Farm appearance police concerns
unfounded – AFS
By Isabel Davies and John Burns
HOW farms should appear to the public will not be imposed without further industry consultation, the chief executive of Assured Food Standards has promised.
David Clarke said a recent consultation paper on the issue, circulated by a company called Land Use Consultants, was for research purposes only.
It caused a furore among farmers who were concerned after seeing the LUC document, which includes a system of scoring farms on the way the yard and buildings appear to the public.
The paper includes a list of suggested "farm housekeeping" points on which farm assurance could be refused. These include an accumulation of scrap equipment/waste in yards or adjacent areas, storage areas being untidy or evidence of obvious pest activity such as rodent or bird droppings in feed storage areas.
Mr Clarke said AFS was expecting a report from LUC within the next couple of weeks but it was for Assured Food Standards to decide what to do next.
"An assumption has been made that we have asked LUC to rewrite farm assurance schemes. But they have not got any authority to do that. Nothing has been decided and there will be further consultation."
And while there had been some very vocal negative feedback there had also been some very supportive comments, stressed Mr Clarke.
"There is a strong feeling that something needs to be done about the way we treat the environment in farm assurance schemes."
But George Hill, who farms on Dartmoor and was alerted to the consultation through a local paper, described it as nonsense.
"The measures we already have should be sufficient. Maintaining the environment is nothing to do with quality and safety of food. Nor has keeping the place tidy. There are always weeds around the place. Theyre good for the wildlife. Ive never seen such a document. Its bringing real red tape into farming. They shouldnt have been so stupid as waste our time consulting on it."
Mr Hill said he particularly objected to the time-wasting form filling and production of farm plans and schemes for environmental features and conservation.
Robert Deane, of Bristol-based LUC, said the suggested standards were an amalgam of standards from existing farm assurance schemes and suggestions from the government and other bodies such as the RSPB, RSPCA, on baseline environmental standards.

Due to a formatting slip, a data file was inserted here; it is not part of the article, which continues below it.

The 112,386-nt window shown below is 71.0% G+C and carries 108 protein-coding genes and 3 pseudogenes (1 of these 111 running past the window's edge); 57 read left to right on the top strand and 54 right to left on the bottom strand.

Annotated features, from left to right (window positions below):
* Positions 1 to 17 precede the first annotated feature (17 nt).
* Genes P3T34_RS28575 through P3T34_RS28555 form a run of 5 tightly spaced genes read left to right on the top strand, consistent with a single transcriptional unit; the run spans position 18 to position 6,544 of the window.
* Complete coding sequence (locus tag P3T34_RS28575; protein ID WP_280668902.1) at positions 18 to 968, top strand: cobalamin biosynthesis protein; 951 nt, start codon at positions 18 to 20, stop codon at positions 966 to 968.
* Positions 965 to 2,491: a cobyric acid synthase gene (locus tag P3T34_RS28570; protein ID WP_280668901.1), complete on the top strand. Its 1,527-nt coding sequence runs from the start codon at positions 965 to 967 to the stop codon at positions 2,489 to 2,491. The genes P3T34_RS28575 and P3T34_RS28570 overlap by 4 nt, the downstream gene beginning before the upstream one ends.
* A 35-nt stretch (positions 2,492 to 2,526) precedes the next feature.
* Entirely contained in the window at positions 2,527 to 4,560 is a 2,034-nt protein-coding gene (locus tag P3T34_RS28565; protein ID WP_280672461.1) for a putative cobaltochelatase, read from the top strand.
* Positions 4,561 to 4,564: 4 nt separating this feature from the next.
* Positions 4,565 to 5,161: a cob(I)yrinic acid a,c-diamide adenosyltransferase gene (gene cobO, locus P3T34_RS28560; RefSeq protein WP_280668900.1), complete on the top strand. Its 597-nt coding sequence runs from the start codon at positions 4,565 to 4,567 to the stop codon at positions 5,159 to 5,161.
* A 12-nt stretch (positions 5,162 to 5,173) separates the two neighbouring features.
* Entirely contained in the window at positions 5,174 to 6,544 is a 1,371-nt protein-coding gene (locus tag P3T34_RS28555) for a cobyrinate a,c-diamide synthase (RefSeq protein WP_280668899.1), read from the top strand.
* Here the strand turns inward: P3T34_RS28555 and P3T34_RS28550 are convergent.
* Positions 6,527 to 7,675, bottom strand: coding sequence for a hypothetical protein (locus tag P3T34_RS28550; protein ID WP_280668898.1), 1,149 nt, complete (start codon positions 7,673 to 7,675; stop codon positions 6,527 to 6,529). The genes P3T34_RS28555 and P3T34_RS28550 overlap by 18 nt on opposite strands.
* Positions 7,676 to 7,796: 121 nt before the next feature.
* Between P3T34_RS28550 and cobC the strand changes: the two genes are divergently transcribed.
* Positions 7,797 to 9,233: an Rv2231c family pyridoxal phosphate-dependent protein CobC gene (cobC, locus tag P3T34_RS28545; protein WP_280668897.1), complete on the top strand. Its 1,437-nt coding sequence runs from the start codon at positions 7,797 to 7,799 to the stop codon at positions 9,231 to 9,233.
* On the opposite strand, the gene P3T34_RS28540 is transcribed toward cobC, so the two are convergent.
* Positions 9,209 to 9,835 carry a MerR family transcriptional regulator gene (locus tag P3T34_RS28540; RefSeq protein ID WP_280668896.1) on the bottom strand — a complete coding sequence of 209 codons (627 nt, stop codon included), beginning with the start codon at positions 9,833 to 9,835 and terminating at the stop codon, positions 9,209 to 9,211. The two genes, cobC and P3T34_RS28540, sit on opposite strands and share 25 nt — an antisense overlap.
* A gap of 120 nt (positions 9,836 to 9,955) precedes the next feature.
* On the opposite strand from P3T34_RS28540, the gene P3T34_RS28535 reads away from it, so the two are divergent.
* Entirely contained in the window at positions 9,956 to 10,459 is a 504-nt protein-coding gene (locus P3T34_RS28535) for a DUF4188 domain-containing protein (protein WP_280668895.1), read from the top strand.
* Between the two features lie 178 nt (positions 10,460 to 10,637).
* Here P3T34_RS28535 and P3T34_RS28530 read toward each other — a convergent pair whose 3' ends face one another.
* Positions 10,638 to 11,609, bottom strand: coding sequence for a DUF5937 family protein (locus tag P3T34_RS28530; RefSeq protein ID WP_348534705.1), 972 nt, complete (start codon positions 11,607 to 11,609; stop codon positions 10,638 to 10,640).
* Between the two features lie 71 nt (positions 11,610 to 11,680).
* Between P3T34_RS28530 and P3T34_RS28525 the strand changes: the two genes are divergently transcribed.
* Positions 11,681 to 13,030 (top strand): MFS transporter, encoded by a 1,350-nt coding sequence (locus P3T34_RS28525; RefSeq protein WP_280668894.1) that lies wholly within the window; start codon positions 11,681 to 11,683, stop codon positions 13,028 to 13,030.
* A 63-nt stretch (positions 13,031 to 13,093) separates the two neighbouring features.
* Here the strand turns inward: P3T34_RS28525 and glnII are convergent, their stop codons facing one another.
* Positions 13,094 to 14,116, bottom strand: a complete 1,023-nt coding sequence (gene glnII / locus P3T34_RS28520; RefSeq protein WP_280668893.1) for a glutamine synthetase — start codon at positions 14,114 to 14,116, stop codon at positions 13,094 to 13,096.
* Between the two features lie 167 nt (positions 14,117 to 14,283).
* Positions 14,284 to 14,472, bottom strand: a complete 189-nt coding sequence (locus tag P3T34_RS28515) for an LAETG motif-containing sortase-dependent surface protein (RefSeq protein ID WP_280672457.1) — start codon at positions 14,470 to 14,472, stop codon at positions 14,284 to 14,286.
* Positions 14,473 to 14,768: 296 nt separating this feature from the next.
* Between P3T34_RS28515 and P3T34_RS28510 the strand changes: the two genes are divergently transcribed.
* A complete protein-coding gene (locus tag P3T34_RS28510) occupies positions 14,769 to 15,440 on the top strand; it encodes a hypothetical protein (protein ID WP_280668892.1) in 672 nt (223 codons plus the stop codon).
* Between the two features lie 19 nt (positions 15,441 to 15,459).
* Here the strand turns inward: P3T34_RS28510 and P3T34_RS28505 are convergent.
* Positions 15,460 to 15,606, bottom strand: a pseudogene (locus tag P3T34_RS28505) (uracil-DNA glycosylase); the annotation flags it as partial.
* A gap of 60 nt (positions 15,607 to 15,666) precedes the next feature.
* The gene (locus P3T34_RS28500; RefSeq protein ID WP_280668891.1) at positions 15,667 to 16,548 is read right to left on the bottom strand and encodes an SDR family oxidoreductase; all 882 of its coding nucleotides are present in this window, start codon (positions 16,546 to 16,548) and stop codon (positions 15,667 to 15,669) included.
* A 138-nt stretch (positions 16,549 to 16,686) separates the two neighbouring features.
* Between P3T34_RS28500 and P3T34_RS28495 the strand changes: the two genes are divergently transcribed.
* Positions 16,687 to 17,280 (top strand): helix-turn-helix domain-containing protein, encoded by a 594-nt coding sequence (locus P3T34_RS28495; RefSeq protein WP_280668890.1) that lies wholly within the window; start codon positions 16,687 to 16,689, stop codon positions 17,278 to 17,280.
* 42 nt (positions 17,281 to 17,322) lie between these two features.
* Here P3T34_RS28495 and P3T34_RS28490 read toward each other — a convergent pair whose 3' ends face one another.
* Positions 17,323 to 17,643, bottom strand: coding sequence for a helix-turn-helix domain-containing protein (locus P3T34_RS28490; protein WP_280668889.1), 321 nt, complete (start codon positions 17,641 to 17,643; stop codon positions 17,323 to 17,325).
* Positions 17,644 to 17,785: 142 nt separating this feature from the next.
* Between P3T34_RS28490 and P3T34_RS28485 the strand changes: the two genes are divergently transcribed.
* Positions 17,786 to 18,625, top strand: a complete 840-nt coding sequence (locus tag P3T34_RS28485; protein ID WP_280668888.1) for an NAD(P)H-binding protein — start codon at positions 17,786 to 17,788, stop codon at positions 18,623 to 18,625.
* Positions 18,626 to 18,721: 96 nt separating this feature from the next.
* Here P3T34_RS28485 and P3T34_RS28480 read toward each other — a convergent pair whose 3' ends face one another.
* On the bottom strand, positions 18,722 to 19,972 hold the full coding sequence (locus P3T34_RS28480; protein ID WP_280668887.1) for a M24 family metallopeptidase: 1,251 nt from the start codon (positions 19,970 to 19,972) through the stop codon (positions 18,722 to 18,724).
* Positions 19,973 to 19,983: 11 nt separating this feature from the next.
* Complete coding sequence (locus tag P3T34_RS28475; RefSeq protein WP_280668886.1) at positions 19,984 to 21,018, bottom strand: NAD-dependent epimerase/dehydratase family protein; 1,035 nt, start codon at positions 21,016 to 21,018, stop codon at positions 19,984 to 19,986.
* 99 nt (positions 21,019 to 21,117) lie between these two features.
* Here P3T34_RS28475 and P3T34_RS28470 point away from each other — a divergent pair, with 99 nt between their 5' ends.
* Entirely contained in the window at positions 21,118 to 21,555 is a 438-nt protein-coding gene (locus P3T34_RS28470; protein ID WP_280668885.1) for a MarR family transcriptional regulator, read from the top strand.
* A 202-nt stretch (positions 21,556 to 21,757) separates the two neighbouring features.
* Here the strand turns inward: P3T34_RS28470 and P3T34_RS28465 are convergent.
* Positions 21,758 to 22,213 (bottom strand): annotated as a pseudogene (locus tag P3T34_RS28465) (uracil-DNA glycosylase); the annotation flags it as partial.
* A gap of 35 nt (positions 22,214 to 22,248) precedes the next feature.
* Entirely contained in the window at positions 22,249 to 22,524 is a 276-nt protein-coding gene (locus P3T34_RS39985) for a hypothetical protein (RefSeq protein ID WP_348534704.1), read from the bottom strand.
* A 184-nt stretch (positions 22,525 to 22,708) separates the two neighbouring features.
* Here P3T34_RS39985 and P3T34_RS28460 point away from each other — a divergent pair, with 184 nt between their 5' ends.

On the question of tidiness of farms, Mr Deane said one concern was that if the Red Tractor logo was to be displayed by farmers they must create a good impression to passers-by or visitors.
The company had consulted to find out what farmers were prepared to do.
"There is no intention to stop farmers having scrap heaps and we want to make as few critical standards as possible. We want to avoid extra hassle and cost for farmers," said Mr Deane. *
P&Os compulsory purchase plans spark fury
THE NFU is considering legal action against shipping company P&O because it has served farmers near Cooling Marshes in Kent with compulsory purchase orders for their land.
The company is hoping to redevelop a former Shell Oil refinery into a major container terminal on the north side of the Thames Estuary in Essex.
But Cliffe and Cooling Marshes in Kent has also been picked by the company as a possible site for ecological improvements. Under the EU Habitats Directive, the company will have to compensate for any habitat it destroys in Essex by making improvements elsewhere.
Farmers and landowners in the Cooling Marshes area were served with CPOs on July 26.
Shaun Leavey, NFU south-east regional director, said the move put peoples livelihoods at stake and he intended to fight it every step of the way.
"Compulsory purchase powers should not be given to a commercial organisation to effectively acquire land on the cheap," he said. "We see it as a totally improper use of compulsory purchase powers and we want to see ministers withdraw it."
Ron Lamb, one of the landowners affected, pointed out the land was a valuable wildlife habitat because he had turned arable land back to grazing marsh as part of conservation schemes such as Countryside Stewardship.
But P&O said the site had been included on a precautionary basis and it could be decided that it was not suitable for ecological work or that such work was not even necessary.
A statement said that all of the proposals would be fully considered by a public inquiry and that the company was happy to meet the NFU to discuss any matters further. *
Farmer loses battle to extend hidden house
A CUMBRIA farmer living in the shadow of five wind turbines has been refused retrospective planning permission for an extension to his remote farmhouse, despite the fact that it is hidden from public view.
Ray Crawford, who farms at Lambrigg between Kendal and Sedbergh, was told by South Lakeland District Council that he must knock down the extension to the five-bedroom house he is building on his 120ha (300 acre) unit.
Mr Crawford said the councils decision was "bizarre nonsense" because, from the Sedbergh road, his house is dwarfed by the 43m high wind turbines.
"They are absolutely atrocious and its crazy that the council is telling me to demolish my extension."
The house itself is barely visible from a stretch of the A684 Sedbergh road, but the extension, which is at the rear, is completely hidden.
Peter Ridgway, SLDCs head of development control, conceded that the house is largely hidden by the hillside.
But he added:"If Mr Crawford is seen to get away with this situation, it will encourage others.
"Had Mr Crawfords appeal been successful I would have been very sad. Indeed, it would have been a very sad day for planning in South Lakeland and the rest of the country."
Mr Ridgway added that SLDC would continue to oppose Mr Crawfords application if he decided to exercise his right to appeal to the High Court. *